All indicators of Covid-19 in Ireland are stable or declining slowly, according to Chair of the NPHET Irish Epidemiological Modelling Advisory Group, Professor Philip Nolan.
Prof Nolan said that, though the country may see an increase in cases over the coming days, the virus reproductive or 'R' number was now estimated as being very close to 1.0.
This, he said, was "a phenomenal testament to the public in keeping social transmission low."
Prof Nolan was speaking at this evening’s public health briefing where ten further deaths and 617 new cases of Covid-19 were confirmed.
Seven of the deaths reported this evening occurred in April. The others occurred in March, February and January.
The median age of those who died was 82 years and the age range was 62 - 104 years.
The overall Covid-19 death toll in Ireland now stands at 4,866, while the total number of cases confirmed here since the pandemic began is now 245,310.
Today's jump in cases was attributed to an increased detection in teenagers.
“As a very large cohort of adolescents return to school, appropriately and understandably, with any symptoms that have been referred for tests, and that is picking up some additional cases."
However, Prof Nolan said the increase wasn't confined to this group alone.
"We’re also seeing a significant increase in those aged 19 to 24, in those aged 40 to 64," he said.
He said the rise in case numbers indicated an increase in social mixing and mobility beginning around April 12 when some restrictions - schools, the 5km travel limit, limits on outdoor gatherings, construction, and childcare facilities - were lifted.
- 70% are under 45 years of age
- The median age is 33 years old
- 236 are in Dublin
- 84 are in Donegal
- 37 are in Kildare
- 34 are in Tipperary
- 30 are in Offaly
- and the remaining 196 cases are spread across 20 other counties
As of 8am this morning, 176 people with Covid-19 were hospitalised, with 48 patients in intensive care/
Nineteen additional hospitalisations have been recorded over the last 24 hours.
The 14-day incidence rate of the virus is now 118.1. The five-day incidence rate is 61.2, and the 5-day moving average is 415.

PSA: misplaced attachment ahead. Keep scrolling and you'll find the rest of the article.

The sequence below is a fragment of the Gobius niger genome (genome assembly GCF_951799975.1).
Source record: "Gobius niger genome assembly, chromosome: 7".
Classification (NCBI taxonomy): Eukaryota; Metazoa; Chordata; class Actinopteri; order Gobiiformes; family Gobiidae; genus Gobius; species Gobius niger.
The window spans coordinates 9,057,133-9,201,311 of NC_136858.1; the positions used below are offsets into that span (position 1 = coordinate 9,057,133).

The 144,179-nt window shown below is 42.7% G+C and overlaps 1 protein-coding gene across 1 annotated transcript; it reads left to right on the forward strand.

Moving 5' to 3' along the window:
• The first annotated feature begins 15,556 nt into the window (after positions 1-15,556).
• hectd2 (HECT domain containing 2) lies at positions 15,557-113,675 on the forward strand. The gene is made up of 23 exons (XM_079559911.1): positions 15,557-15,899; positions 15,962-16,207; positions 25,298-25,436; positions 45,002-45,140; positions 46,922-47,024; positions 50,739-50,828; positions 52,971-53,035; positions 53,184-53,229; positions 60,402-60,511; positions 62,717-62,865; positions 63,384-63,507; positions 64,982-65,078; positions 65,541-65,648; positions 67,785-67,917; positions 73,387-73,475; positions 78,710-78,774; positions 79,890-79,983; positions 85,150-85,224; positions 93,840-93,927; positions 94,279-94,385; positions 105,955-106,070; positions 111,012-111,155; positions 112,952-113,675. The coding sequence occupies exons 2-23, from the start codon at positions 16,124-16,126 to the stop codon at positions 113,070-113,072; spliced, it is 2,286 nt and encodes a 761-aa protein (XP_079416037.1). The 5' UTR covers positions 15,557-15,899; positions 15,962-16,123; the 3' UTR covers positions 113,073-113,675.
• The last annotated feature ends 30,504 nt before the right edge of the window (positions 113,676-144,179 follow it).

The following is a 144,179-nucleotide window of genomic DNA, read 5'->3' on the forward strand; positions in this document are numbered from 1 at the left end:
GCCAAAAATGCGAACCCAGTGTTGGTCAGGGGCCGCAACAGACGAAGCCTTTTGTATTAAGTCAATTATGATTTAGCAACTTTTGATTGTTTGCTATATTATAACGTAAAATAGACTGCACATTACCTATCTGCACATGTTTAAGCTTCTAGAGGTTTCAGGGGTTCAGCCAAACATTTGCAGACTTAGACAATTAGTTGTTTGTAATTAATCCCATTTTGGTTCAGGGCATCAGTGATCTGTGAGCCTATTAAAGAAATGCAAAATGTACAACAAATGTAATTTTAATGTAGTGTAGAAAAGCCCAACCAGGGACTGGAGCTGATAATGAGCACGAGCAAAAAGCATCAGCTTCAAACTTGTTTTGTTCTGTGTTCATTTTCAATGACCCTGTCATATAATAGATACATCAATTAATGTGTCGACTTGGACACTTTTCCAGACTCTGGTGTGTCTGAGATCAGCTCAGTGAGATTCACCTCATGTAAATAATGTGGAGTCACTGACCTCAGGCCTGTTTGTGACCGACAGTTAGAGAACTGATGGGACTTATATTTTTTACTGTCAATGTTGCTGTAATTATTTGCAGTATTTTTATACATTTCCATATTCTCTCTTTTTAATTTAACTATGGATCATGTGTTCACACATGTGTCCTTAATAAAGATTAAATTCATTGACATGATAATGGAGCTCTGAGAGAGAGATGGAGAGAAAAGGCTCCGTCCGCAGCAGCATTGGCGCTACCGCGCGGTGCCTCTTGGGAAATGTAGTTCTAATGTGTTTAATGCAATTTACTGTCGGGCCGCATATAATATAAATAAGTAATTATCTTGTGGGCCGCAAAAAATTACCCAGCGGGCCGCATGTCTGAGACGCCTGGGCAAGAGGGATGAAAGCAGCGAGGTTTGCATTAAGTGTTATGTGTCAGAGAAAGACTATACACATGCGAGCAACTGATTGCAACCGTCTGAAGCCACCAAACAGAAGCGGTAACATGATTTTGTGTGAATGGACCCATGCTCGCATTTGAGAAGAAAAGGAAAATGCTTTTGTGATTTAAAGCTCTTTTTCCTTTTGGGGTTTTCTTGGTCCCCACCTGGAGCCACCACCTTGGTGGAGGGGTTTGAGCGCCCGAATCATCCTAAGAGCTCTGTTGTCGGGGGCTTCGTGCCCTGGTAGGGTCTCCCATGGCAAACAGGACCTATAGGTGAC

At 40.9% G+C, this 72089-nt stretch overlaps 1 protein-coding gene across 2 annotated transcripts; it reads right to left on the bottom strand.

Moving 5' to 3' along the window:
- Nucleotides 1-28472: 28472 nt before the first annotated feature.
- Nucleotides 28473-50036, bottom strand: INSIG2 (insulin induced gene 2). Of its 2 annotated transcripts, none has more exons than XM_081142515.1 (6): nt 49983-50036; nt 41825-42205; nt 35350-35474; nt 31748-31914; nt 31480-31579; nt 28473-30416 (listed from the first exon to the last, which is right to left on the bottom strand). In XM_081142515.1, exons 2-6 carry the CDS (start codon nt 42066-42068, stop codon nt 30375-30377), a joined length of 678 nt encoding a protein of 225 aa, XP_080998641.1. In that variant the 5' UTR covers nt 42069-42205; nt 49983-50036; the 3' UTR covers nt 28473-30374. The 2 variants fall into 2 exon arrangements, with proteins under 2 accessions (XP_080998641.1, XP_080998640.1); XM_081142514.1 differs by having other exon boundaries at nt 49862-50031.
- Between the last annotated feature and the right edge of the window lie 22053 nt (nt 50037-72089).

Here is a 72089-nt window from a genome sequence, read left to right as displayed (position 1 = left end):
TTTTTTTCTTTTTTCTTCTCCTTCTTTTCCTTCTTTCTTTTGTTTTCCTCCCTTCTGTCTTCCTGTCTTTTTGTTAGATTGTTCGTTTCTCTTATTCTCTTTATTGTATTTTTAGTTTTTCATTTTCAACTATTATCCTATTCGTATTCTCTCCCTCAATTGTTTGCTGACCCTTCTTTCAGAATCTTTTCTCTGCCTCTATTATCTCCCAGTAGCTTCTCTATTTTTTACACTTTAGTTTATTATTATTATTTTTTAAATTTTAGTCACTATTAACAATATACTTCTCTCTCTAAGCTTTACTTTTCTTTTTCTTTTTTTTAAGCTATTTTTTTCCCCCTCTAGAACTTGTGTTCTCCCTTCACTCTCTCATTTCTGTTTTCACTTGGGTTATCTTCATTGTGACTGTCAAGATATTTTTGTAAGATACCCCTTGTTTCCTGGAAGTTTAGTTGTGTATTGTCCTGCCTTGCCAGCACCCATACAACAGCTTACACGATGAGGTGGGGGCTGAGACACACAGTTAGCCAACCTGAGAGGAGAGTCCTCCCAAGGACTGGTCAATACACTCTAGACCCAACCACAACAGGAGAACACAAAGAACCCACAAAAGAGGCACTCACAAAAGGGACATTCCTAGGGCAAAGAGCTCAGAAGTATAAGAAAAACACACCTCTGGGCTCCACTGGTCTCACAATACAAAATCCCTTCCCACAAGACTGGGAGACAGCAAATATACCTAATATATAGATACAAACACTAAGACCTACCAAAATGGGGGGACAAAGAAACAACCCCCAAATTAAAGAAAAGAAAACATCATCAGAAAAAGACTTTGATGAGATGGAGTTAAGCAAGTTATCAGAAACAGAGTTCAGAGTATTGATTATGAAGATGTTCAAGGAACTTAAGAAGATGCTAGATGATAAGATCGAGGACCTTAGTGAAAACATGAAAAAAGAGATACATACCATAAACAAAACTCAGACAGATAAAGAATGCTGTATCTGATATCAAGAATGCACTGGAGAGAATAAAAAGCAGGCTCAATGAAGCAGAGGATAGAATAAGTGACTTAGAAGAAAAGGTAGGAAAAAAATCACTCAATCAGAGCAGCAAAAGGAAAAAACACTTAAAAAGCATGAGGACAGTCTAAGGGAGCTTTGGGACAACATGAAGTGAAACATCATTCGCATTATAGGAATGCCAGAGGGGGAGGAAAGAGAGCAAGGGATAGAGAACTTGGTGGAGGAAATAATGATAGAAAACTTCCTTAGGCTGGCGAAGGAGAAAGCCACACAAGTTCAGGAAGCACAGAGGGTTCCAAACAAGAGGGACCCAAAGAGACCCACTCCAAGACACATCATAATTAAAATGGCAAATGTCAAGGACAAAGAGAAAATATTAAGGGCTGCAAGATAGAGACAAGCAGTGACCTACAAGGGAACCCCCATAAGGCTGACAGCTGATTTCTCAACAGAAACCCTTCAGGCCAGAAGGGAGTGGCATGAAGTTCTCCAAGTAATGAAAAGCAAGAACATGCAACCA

Echoing Prof Nolan's remarks, Chief Medical Officer Dr Tony Holohan said the public could look forward to a "real easing of measures" if the current low levels of transmission could be maintained.
“We are in a strong position in that transmission levels have reduced substantially and the roll-out of vaccination is protecting more and more of those at risk from the severe effects of Covid-19," the CMO said.
“If we can maintain our current position there is hope that we can look forward to a real easing of measures, but it is as important as ever that we don’t put that progress at risk by letting our collective guard down too much, or too early.”
Clinical Lead for Antimicrobial Resistance and Infection Control, HSE & Professor of Bacteriology at NUI Galway, Professor Martin Cormican said that the benefits of vaccination in Nursing Homes and long-term residential care facilities were now "very clear" with a significant drop in the number of residents and staff developing severe disease.
"New visitation guidance agreed by NPHET today represents another step to support residents in long-term residential care facilities in maintaining meaningful relationships with their family and friends. From the 4th May, nursing home residents - in which most residents are fully vaccinated - can expect 4 visits with 2 people per week,” he said.
1,240,965 doses of the Covid-19 vaccine have been administered in Ireland, as of Tuesday, April 20.
878,823 people have received their first jab, while a further 363,142 people have been fully vaccinated.
The Health Service Executive (HSE) is inviting all of those aged 60-64, including those with health conditions, to register for their Covid-19 vaccinations beginning tomorrow.
Patients in this group will be vaccinated with the AstraZeneca vaccine at one of the HSE’s vaccination centres around the country.
To avoid delays, the HSE has asked that people register online by age on specific days initially.
Meanwhile, the National Immunisation Committee (Niac) met earlier this afternoon to discuss the Johnson and Johnson vaccine, though no decision on the matter is expected on it until next week.
J&J paused its rollout in Europe following reports of rare blood clotting incidents in a handful of people who had received the vaccine in the US.
A review from European Medicines Agency (EMA) published earlier this week said that the benefits of the J&J jab outweigh any possible risks or side effects.
The European Commission (EC) has denied a claim by health Minister Stephen Donnelly that it is taking a legal case against vaccine manufacturer AstraZeneca over the company’s failure to meet delivery and contractual requirements.
Earlier, Mr Donnelly said Ireland was among the EU countries that would be joining an EU case against the company.
However, a European Commission spokesman later said that no such legal actions had been taken “at this point in time.”
EC health spokesman Stefan De Keersmaecker said the Commission was looking at all options and that any decision would be taken jointly by all EU member states.
According to the EU, AstraZeneca delivered just 30m of the 120m vaccine codes it promised to the EU in the first quarter of this year.